year2013

The biggest lesson of this year was Balance. The non-literary career demanded a lot of my time and attention this year and trying to maintain the boundary between my work and personal lives became more challenging. This year’s highlights reflects more accomplishments of both sides of the double life:

January: Attended the 3rd VCFA residency in Puerto Rico as grad assistant. Living Poetry‘s 4th anniversary party. Organized the 1st Poetry Scope event at NC Museum of Natural Sciences.

February: Wrote over 20 poems for 14 words of love. Transitioned to new role at work.

March: Attended the Association of Writers and Writing Programs in Boston. Won second place in Carolina Woman’s magazine for “Transit of Venus.”

April: Wrote 30 poems for the April 2013 Poem-a-Day Challenge. Wrote 1st commissioned poem for an auction to support Relay for Life  with two of my favorite Triangle-area poets, Anna Weaver and Tara Lynne Groth.

May: “Something Missing” selected for Poetry in Plain Sight by Winston-Salem Writers. Started 1st project as a lead at work.

June: Attended 18th Cave Canem retreat.

July: Traveled to Greensboro, Winston-Salem, & Asheville for work.

August: Wrote four poems during one-day writing retreat with Written Word. Organized the 2nd Poetry Scope event at the NC Museum of Natural Sciences.

September: poetrySpark! Wrote my second commissioned poem for a wedding. Attended professional conference in Austin. Three poems published in Blackberry. Attended the first VCFA alumni gathering in North Carolina.

October: Completed draft of work report. Featured poet in Music and Poetry session of the West End Poetry Festival.

November: Wrote 30 poems for the November 2013 Poem-a-Day Challenge. Six years at job. Wrote my 3rd commissioned poem for an 86th birthday. Attended a one-day poetry workshop at the Raleigh Review.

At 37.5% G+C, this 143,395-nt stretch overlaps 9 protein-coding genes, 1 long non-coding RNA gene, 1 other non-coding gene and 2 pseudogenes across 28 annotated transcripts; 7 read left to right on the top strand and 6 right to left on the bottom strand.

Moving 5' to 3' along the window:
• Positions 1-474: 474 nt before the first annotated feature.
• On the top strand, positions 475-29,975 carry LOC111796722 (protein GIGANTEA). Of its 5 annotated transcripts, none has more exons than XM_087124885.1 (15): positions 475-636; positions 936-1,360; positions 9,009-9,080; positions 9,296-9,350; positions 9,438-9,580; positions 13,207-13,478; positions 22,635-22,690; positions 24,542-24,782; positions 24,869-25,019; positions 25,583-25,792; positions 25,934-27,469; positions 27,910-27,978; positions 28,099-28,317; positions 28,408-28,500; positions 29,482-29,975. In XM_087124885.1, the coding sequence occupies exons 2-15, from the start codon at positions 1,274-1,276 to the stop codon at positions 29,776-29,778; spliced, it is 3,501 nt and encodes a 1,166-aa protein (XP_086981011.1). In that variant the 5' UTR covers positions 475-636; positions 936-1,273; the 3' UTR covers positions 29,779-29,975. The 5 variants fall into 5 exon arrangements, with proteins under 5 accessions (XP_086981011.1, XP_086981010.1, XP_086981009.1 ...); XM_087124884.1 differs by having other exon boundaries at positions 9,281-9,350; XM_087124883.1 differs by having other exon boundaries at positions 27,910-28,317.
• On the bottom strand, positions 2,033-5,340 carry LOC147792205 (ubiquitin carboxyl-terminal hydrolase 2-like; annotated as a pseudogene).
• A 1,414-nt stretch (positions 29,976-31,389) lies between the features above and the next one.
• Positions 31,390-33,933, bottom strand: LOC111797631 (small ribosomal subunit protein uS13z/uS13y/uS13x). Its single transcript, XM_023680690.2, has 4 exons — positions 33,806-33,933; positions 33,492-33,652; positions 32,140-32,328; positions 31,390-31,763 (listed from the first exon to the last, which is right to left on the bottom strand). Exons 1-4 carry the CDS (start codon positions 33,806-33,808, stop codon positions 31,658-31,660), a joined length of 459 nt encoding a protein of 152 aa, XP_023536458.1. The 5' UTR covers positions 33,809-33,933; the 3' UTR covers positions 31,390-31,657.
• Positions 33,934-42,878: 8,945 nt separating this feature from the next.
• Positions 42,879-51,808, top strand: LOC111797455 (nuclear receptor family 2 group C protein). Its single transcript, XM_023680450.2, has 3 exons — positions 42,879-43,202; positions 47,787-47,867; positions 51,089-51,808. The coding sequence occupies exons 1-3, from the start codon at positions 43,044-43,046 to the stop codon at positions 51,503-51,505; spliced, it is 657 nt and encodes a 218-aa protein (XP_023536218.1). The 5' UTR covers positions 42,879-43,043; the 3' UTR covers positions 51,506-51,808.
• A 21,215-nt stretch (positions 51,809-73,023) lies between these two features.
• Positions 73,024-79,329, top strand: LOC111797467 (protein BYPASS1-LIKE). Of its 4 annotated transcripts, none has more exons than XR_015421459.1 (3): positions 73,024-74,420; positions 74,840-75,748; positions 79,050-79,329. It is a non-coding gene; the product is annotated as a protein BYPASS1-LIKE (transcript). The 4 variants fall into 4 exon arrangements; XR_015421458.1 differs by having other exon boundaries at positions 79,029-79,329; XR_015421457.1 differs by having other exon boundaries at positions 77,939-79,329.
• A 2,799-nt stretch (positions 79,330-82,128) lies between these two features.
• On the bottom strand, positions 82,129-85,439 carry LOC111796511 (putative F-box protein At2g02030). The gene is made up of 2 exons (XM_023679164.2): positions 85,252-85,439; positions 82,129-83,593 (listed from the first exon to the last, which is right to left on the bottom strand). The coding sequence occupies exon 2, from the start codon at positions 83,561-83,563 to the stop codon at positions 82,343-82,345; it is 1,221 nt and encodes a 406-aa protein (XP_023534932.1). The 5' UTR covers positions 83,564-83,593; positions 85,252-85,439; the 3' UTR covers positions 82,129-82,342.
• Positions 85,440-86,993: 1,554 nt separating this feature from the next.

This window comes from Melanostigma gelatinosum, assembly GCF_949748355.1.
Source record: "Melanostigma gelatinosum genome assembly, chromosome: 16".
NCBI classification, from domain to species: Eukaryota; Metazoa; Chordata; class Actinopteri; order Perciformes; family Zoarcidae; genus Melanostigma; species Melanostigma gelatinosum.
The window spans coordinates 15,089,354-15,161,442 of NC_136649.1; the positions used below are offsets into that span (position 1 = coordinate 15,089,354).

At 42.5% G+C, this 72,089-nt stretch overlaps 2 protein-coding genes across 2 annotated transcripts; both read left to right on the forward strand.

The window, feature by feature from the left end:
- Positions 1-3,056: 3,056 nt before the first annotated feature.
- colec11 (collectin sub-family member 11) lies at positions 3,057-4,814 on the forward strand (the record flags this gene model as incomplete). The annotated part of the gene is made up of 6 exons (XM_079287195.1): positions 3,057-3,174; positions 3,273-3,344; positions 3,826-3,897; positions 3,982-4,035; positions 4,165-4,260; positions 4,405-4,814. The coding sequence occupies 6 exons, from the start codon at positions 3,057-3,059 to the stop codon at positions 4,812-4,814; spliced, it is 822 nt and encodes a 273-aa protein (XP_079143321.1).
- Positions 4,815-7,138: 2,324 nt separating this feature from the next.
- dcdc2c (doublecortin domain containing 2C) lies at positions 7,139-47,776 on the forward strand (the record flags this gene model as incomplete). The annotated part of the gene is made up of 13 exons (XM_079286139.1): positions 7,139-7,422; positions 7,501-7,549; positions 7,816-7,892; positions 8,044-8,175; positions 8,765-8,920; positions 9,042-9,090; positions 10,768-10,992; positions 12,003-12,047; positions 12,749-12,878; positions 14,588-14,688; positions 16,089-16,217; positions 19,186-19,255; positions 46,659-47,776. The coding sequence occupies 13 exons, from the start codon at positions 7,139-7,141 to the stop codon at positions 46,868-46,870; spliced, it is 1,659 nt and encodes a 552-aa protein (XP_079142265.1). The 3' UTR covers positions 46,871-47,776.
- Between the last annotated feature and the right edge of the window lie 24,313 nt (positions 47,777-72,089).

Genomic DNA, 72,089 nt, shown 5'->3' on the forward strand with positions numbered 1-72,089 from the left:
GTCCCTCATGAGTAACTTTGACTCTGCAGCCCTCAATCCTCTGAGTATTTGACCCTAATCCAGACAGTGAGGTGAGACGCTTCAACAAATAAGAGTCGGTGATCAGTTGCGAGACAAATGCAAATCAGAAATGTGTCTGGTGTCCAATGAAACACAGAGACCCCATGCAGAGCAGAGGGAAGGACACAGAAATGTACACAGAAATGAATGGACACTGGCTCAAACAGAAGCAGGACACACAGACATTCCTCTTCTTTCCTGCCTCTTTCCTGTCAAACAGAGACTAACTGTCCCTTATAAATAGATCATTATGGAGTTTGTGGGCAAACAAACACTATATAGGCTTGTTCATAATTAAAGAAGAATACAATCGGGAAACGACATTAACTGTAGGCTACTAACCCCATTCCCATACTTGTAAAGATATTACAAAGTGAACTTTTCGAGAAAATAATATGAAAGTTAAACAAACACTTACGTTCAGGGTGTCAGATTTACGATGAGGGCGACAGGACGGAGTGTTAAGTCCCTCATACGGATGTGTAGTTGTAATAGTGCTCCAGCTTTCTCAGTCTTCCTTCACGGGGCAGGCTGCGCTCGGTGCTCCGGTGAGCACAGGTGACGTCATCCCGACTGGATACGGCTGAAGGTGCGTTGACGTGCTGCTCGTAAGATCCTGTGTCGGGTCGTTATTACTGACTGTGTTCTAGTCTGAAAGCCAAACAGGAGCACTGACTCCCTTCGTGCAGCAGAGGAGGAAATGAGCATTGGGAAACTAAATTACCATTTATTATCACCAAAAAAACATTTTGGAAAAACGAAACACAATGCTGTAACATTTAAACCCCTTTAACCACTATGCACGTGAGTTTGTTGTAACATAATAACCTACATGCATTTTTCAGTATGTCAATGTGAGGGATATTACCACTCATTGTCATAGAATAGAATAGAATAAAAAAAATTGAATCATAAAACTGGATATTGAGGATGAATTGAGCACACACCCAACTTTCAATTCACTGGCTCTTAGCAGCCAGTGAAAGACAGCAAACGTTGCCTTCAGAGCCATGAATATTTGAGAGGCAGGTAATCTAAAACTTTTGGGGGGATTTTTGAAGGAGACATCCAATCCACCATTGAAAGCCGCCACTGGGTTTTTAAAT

December: Two poems published in the When Women Waken issue on grief. Received news coverage for work report.


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November PAD Challenge, Day 29


The End of Night 

~Inspired by the 2008 National Geographic article on light pollution

Milky Way

 

Artificial beams shine upward, flooding

our evenings with the vacant

glow of urban life. We’ve forgotten

the river of stars and planets flowing

into the rest of our universe just beyond

the reach of the shallow night

sky. Astronomers claim we need the dark

to balance our circadian rhythms

of wake and sleep, to keep us steady

like gravity. But what does science know

about darkness or time or how dreams devoid

of hope wither and die when they’ve lived

as long as I have without light?

 

~Pamela Taylor © 2013


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November PAD Challenge, Day 28


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Collision Course

I’m trying to get on your radar screen, be more
than a blip you can explain away by low-flying geese
or a malfunction in your instrumentation.

You always retreat to the air of safety because you can depend
on the rise and fall of the sun, have memorized the way clouds thicken
and thunder then wring themselves clear. You think only the sky
can be trusted, but I’ve been flying solo too and have seen
the sky bend the wind to get closer to a flame.

One day you will look up and see me heading right
for you and have no other choice but to jump.

~Pamela L. Taylor © 2013


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November PAD Challenge, Day 26


Fog

foggy city

I should be used to this by now:
the way the clouds creep in low, blurry
my vision, force me to feel
my way through parking lots and down